Two more things I love about the seaside: Weird attractions and twice hourly puppet shows starting at a quarter past and a quarter to the hour. Neil Gaiman delivers both of these in the Comical Tragedy, or Tragical Comedy of Mr. Punch.
‘The pre-dawn world lacked colour: there was grey in abundance and a strange strained blue. But there was one patch of colour on the beach and it was that I walked towards.’
Everything is cast in dusky shades apart from the puppet theatre that first pops up on the beach. The striped vertical tent is home to ‘a nasty little red man, with his squeaking voice and his banging stick.’ So the boy enters the world of Mr. Punch, who pops up with a ‘Hip Pip Poy’ his eyes ringed red, like the blood of the baby he has just thrown onto the stones.
Having not seen a Punch and Judy show since I was a child I was struck by the sheer levels of horror it packs in to its brief running time. If you’ve forgotten, here’s a brief précis: Mr. Punch, a vicious wife beater callously murders his child, attempts to hide it from his wife, who finds out anyway and is also brutally killed. The best efforts of the police, the undead, a crocodile and a judge can’t stop Mr. Punch, even the devil himself can’t claim this little demon.
It’s billed as a comedy, with its funny voices, sausages and slapstick, but Mr. Punch will be most children’s introduction to the many bad things that exist out there. And its utterly unforgiving in this respect, atrocity is piled on atrocity. Funny then that I mainly remembered it as an extension of the antics of Sooty and Sweep. I was always a little disppointed that the yellow bear wasn’t a bit more forceful with his wand , particularly when the annoying Panda came round to spoil their fun.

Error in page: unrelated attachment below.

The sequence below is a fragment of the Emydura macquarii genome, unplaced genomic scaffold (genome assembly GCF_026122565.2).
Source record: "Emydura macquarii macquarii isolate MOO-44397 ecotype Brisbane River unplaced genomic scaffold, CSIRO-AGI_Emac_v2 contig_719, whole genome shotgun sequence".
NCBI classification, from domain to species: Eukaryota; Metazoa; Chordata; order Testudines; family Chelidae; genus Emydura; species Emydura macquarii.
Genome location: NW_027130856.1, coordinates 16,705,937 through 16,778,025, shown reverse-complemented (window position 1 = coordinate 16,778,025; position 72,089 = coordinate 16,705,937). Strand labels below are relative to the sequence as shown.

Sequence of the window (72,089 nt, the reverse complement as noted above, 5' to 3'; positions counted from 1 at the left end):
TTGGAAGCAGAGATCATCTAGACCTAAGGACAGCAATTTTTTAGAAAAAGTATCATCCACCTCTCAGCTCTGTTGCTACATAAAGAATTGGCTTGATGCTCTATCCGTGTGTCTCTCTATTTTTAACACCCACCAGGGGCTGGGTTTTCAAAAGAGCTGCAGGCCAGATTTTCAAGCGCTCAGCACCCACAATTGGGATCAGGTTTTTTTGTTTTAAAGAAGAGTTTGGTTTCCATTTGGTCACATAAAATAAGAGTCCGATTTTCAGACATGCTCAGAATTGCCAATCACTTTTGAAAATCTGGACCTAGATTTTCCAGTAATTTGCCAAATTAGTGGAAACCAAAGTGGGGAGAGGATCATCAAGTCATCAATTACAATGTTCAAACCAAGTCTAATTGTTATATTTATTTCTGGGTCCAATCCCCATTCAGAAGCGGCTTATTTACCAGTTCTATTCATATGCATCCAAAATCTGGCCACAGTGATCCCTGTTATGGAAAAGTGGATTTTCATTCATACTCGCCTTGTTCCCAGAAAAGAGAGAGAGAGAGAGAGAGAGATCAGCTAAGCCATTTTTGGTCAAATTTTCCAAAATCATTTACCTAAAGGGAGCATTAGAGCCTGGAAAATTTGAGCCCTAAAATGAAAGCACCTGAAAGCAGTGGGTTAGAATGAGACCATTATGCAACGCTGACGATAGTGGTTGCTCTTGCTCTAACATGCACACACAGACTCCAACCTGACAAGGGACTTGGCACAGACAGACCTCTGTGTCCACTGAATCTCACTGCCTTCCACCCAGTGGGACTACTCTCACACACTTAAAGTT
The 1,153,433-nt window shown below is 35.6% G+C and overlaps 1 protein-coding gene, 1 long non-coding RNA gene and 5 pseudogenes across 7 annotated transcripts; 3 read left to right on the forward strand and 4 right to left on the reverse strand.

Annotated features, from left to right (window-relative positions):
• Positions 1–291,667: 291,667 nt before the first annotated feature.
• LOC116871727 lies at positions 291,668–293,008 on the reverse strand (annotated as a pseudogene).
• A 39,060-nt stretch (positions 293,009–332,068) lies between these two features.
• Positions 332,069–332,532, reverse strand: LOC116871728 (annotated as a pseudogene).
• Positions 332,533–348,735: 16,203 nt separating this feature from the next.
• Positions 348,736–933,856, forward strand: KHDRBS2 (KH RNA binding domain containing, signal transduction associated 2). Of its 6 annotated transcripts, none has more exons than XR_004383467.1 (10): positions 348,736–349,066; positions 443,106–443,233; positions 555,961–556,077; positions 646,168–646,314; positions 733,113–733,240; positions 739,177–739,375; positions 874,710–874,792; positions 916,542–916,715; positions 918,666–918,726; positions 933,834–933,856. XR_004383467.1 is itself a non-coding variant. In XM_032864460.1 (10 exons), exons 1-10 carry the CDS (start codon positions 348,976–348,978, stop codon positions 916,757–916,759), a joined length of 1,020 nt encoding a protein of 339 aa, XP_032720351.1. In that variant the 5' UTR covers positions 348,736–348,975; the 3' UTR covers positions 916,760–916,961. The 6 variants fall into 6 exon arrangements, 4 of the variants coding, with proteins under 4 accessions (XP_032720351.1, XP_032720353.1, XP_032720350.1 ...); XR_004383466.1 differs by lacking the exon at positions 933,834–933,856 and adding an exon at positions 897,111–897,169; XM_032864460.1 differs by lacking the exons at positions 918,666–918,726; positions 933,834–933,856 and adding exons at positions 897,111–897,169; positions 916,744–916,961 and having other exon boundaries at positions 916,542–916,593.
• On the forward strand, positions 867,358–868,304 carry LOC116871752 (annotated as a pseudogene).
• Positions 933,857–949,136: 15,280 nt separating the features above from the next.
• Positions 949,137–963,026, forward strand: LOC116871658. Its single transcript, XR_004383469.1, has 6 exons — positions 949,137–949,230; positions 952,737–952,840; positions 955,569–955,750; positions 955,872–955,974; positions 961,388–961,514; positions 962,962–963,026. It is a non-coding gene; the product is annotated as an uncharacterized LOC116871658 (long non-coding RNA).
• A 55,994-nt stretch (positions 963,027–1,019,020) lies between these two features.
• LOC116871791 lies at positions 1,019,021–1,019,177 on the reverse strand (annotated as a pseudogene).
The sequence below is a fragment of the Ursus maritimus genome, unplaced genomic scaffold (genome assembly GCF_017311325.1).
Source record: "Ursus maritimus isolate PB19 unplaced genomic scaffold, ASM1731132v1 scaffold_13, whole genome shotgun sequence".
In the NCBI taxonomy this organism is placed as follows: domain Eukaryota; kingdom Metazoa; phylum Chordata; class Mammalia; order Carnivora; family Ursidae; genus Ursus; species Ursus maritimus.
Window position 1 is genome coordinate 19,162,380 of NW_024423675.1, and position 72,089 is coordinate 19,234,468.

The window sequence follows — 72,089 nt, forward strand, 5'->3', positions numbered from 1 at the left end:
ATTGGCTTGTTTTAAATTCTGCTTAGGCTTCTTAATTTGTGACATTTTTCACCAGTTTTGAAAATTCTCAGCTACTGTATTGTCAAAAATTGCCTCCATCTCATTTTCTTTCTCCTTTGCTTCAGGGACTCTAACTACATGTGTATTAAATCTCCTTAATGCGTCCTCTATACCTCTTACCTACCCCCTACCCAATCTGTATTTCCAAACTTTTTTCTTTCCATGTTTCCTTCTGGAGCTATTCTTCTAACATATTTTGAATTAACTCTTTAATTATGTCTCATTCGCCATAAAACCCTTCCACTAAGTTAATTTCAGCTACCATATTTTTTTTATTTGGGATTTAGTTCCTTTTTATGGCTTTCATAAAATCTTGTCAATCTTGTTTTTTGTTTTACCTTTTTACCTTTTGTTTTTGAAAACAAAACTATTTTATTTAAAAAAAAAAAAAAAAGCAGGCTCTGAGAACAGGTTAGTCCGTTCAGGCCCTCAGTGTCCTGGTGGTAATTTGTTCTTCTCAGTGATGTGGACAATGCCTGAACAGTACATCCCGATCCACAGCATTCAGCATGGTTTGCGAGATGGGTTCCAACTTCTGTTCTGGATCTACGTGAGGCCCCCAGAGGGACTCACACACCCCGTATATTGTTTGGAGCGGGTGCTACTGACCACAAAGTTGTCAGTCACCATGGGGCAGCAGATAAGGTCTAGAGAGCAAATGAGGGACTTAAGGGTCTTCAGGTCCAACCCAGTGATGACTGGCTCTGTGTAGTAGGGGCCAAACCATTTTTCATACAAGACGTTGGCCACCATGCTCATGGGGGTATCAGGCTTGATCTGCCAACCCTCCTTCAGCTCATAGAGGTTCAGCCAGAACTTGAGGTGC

Gaiman plays on these sorts of fractured childhood memories here. The Punch and Judy show is the one reliable memory the narrator has of his time at the seaside. Throughout we hear him hopelessly trying to piece together the events of that summer and the terrible thing that happened at the amusement arcade.
‘It was a half-empty maze of old slot machines, of shops and booths. There was a mirror maze: an elderly woman in a headscarf who sat beneath a sign with a human palm on it drank tea from a thermos flask: a small menagerie of huge, wicked-looking parrots, angry reds and vivid blues that squawked in high, unintelligible voices; and at the top of the building,on a rock in the middle of a very small artificial lake there was a mermaid.’
Exactly my type of place then, particularly when the Punch and Judy man brings his booth inside. Like all those who play Mr. Punch he is known as ‘Professor’, just one of the many little bits of paraphernalia that have been added to the show since it came over from Italy 350 years ago. To the boy he is a figure straight out of time, eternally roaming the country with the cast of the show in tow.
Everything I like about the British seaside is tied up in Punch and Judy; a deeply old fashioned entertainment that has changed only very subtly to remain intelligible to its ever replenshing audience. Mr. Punch is the spirit of the seaside, the anarchic essence of the holiday bacchanalia made available to the very youngest. ‘The greatest, oldest, wisest play there is: the comical tragedy, the tragical comedy of Mister Punch.’ At’swaytodoit.